Green Lag B’Omer by Taking Control of Your Bonfire Safely

image-bonfire-lag-b'omer Traditional Lag B’Omer bonfires pose an environmental and safety hazard. Here’s how to enjoy the holiday and still stay green.

Few can resist the lure of a crackling bonfire in the dark. Children certainly can’t. Tonight, Wednesday the 9th of May, fires will go up in empty lots, parks, and beaches all over Israel. On Mt. Meron, hundreds of families have already gathered near the tomb of Rabbi Shimon Bar Yochai, camping in nearby fields and forests and building high stacks of old furniture, wooden boards, and whatever else will burn.

Up to 400,000 people are expected to visit the site over today and tomorrow. It’s Lag B’Omer (see this post with an explanation of this Jewish holiday).

It’s a holiday enjoyed by religious and secular Jews. Families look forward to exhilarated dancing around the flames, sing-alongs that last all night, and potatoes roasted in the embers. Yet because of carelessness around the fire, children are at risk. Hospitals around the country treat hundreds of children’s burns, splinters, injuries from exploding nails, and even scorpion and snake bites, every year.

Air pollution goes sky-high on Lag B’Omer, too, as housewives hastily pulling laundry off lines can tell you. The smoke and wisps of burned stuff blowing throughout neighborhoods make everyone close windows and turn the air conditioning on. Apart from the dramatic increase of particles in the air, celebrants outdoors may inhale toxic fumes from burning plastic and other materials in old furniture set aflame. In a report to the Jerusalem Post, the Israel Nature and Parks Authority raised another worry: beach fires may endanger sea turtles that lay their eggs on beaches at this time.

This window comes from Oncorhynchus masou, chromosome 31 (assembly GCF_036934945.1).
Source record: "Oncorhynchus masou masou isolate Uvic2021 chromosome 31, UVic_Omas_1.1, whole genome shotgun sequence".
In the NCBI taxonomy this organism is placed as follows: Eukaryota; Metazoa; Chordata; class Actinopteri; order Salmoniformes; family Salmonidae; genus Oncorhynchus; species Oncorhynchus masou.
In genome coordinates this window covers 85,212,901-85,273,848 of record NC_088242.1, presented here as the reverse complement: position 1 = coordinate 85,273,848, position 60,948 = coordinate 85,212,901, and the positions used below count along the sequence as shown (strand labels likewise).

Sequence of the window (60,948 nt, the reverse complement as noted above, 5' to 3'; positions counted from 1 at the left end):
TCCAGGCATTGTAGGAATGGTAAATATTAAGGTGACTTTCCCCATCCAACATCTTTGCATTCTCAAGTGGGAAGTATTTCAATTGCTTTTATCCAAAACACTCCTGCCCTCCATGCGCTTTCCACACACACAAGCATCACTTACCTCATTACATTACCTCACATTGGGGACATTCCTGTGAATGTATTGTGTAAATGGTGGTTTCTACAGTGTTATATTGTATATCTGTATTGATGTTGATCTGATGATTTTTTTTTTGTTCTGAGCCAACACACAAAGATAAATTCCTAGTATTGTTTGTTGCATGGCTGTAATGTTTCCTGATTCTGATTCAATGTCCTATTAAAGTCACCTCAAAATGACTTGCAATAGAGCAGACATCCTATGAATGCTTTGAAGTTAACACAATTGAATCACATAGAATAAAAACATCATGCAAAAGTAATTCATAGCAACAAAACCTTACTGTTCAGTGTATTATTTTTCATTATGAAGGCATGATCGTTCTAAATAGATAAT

Dry winds are predicted for tonight, and there’s plenty of flammable dry vegetation around. Bonfire supervision is more crucial than ever. With the disastrous Carmel Forest fire still fresh in memory, it’s a good idea to go over some common-sense precautions:

  • Make a small fire instead of the usual huge one.
  • Or get together with neighbors to build one fire instead of each family making their own.
  • Inspect the materials meant to be set on fire and make sure that there are no boards with nails embedded, plastic, asbestos, or other potentially toxic materials.
  • Outfit kids with closed shoes to prevent puncture wounds or insect bites (spiders and scorpions come out in the dark).
  • Give everyone plenty of drinking water to prevent dehydration.
  • Lay a circle of large rocks around the intended bonfire area to contain the fire.
  • Have ready to hand a first-aid kit and an old blanket for covering stray fire. If someone’s clothing catches on fire, roll him/her in the blanket and call an ambulance. If no blanket available, roll him on the ground.
  • Memorize emergency phone numbers. In Israel: Fire department 102. Ambulance: 101. Police: 100.
  • Bring a bucket of water to put the fire out completely when it’s time to go home. Or make a pile of sand near the fire ahead of time, to throw on it till it’s out. Stir the ashes with a stick to make sure there are no more live embers.

Traditional Lag B’Omer activities include nature walks and hikes, picnics in parks, and games with play bows and arrows for the little ones. All of them are safer, greener alternatives to bonfires. But if you can’t persuade your kids to give up their bonfire, be there to supervise their safety or appoint a responsible teenager to do the same.

More cautionary tales of fire on Green Prophet:

Image of bonfire with potatoes roasting via Wikipedia.

Miriam also blogs on Israeli Kitchen.

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